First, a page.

[arin-ppml] Change of Use and ARIN (was: Re: AFRINIC And The Stability Of The Internet Number Registry System)

Michel Py michel at arneill-py.sacramento.ca.us
Tue Sep 7 23:12:39 EDT 2021

[ catching up with this a few days after the horse has left the barn :-( ]

> Mike Burns wrote :
> From my perspective as a bidder against Microsoft in that Nortel auction, ARIN transfer
> policies were completely ignored until the auction winner was announced.

This was my understanding as well. The justice system did not understand jack crack about IP addresses at the time. Do not make me say that it does now ;-)

> The judge had decided these were transferrable assets belonging to the bankrupt entity, and could be sold.
> [snip] It's true that it was the first true public IPv4 sale, and was seminal in that regard.

I do think that this was the one thing that created the transfer market, indeed. As far as I know, never before a justice decision had ruled that IPv4 prefixes were assets that could be sold for money. _MONEY_. Transfers existed before; the emerging black market was all about shell corporations that purchased other corporations in order to get the IPv4 prefixes transferred to them. When I wrote earlier that the Nortel / Microsoft case did trigger this, my analysis is that, because of both the identity of the buyer (Microsoft) and the amount of money involved (millions) it had become somehow something that the press started to talk about. Maybe there were legal precedents, maybe not; if earlier on someone auctioned a /24 for a couple thousand bucks, nobody cared.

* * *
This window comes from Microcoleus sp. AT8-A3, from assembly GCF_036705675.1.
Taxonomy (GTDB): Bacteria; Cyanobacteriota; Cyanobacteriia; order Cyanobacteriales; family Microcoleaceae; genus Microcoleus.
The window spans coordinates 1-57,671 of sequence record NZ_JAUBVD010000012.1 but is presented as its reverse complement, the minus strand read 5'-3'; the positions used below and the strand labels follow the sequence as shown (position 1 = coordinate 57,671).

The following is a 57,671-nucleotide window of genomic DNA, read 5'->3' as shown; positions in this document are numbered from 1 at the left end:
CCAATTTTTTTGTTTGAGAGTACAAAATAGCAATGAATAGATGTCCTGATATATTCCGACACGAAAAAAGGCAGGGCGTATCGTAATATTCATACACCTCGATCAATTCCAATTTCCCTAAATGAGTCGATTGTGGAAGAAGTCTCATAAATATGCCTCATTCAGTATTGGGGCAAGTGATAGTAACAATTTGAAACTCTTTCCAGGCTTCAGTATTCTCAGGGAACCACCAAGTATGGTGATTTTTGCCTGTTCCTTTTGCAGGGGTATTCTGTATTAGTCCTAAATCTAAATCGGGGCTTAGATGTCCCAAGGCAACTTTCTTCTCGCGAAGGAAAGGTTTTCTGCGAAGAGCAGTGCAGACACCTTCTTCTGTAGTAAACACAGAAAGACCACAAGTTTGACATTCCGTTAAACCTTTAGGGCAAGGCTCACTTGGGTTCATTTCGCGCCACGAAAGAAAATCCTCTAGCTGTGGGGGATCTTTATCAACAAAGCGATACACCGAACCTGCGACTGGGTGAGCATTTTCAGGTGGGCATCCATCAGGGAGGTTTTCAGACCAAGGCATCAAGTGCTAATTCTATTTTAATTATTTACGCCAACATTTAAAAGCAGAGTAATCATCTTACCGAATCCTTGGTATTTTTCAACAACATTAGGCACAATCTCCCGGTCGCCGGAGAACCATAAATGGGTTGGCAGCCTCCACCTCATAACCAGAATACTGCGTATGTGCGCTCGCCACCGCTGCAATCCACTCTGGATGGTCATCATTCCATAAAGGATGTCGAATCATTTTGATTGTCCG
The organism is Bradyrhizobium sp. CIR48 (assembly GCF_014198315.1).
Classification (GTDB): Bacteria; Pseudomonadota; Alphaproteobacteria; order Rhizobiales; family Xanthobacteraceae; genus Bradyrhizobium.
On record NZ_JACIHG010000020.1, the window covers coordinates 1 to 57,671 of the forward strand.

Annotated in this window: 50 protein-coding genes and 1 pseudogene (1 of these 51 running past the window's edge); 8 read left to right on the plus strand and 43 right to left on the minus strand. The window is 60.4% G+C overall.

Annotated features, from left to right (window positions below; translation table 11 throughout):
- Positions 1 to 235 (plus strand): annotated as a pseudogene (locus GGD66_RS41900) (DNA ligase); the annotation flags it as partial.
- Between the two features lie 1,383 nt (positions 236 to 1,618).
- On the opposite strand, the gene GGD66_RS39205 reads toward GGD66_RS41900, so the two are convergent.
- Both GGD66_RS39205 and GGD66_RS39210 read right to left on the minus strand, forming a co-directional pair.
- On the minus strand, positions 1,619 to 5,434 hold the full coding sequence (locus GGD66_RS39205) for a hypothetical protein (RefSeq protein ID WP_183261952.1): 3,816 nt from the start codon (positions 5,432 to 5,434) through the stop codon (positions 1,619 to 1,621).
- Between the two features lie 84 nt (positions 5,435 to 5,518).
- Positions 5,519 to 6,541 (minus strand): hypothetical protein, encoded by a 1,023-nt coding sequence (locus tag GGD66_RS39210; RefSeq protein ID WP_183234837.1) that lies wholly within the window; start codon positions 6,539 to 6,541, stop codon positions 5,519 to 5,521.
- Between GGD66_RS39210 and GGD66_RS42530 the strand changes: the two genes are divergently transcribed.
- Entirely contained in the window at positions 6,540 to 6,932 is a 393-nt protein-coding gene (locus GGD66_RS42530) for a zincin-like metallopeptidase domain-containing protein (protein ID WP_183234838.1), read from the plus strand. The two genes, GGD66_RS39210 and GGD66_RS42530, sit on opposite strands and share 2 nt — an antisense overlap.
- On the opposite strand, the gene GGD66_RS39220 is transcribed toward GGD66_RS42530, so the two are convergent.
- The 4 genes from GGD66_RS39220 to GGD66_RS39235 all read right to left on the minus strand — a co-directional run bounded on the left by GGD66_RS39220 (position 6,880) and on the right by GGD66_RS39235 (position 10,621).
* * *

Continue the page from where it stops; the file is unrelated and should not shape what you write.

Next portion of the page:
> It's a disingenuous to say that ARIN transfer policy drove the market, I think that's
> cart-before-the-horse revisionism. If anything, even after the transfer ARIN had to
> be dragged into a modern transfer policy and significant RSA changes.

I was waiting for other people to chime in, but it is the way I remember it too. But read below.

> John Curran wrote :
> Agreed, and I would not say such... what I pointed out to Michel is that _transfers_
> were not “set in motion” by the Nortel case –  We were already doing them years earlier
> as it was first enabled by the adoption of the transfer policy in the ARIN region.

I am sorry I was not precise or specific enough; I was talking about the transfer _market_.

My uneducated view is that ARIN was kinda caught by surprise by the bidding process and the fact that prefixes had legally become assets. That being said, if I remember correctly, I was one of the few who, at the time, supported John and ARIN for catching the ball in flight and finally reaching a compromise that has become reality. It was a difficult exercise. Well played.

> Mike Burns wrote :
> Thanks for the refreshing discussion on the inevitability of leasing and the difficulty blocking it
> with policy, but if placed only in the context of the free pool, it's just a tempest-in-a-teapot.
> Nobody is going to build a leasing business on acquiring rental inventory from the ARIN free pool(s).

Indeed. But in AfriNic land, this still is the talk of the day. Timing, and how business is done in other parts of the world.


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